Journal reference: Proceedings of the National Academy of Sciences

CONSIDERATION:  Perhaps IQ scores are declining due to their no longer being relevant to the kinds of intelligence that is needed for this time.  MC

Zero and the Honeybee – Sweet!

A couple days ago, a quite interesting study was published that claims to identify the fact that bees are capable of understanding the mathematical concept of “zero.”

The study reportedly confirms that the honeybee is fully capable of understanding the quantitative value of nothing. Not only that, but they are gifted with the ability to correctly place zero at the beginning of a line of sequential numbers: they can understand zero, one, two, ect.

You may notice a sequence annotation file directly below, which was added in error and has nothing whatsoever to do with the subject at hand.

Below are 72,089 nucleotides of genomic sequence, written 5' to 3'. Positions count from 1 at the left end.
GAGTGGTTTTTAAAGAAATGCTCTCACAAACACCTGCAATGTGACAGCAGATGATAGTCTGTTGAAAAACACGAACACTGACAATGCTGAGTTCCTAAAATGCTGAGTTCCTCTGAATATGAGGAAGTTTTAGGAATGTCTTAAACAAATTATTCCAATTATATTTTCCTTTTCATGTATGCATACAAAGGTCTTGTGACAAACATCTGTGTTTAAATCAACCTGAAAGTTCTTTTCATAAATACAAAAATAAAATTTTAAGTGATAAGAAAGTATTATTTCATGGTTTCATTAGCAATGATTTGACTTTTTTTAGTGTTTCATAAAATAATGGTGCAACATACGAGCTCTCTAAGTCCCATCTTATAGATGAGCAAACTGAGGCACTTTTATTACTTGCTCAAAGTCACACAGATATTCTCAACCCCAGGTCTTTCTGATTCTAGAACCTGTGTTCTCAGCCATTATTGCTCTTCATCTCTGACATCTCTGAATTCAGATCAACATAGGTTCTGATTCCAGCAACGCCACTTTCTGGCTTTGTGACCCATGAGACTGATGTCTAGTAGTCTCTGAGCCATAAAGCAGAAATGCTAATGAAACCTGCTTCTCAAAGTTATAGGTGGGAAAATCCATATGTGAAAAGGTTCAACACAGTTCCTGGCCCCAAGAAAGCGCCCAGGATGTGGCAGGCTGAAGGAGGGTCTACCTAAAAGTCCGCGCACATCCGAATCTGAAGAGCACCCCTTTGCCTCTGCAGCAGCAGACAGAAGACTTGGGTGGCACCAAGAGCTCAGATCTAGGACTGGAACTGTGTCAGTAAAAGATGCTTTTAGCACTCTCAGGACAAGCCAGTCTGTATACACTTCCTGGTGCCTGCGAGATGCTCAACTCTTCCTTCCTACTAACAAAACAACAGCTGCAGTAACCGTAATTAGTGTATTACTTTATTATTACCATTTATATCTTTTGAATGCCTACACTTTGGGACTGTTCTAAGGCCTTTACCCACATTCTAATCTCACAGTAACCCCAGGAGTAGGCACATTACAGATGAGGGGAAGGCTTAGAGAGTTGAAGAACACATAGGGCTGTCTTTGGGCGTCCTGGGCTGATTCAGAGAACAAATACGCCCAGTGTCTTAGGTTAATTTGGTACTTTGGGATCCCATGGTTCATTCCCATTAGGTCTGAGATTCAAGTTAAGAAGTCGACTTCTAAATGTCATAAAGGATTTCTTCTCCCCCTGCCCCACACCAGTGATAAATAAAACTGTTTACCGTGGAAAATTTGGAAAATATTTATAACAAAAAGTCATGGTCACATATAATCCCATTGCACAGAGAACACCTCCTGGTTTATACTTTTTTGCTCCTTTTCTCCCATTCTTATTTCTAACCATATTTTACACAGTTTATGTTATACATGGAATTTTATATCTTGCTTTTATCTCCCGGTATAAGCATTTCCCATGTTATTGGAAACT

Of all insects out there, this is supposed to be the first concrete evidence to prove that the brain of an insect has the capability of understanding the concept of zero. This discovery has implications for the understanding of insect brains, but it also has implications about the evolution of complex number processing in living beings, according to articles reporting on the study.

Scientists say there are four distinct stages of understanding the concept of zero in both animal learning, and human culture, psychology, and history.

Stage one is a being understanding that zero means the absence of something, such as zero food, or zero air. A simple amount of visual processing ability can probably ensure a being can understand zero at this level.

Stage two is when a living being understands the difference between “nothing” and “something” with the concept of zero. For example, the absence of daylight once the sun sets is an understanding of zero as “something” vs “nothing.”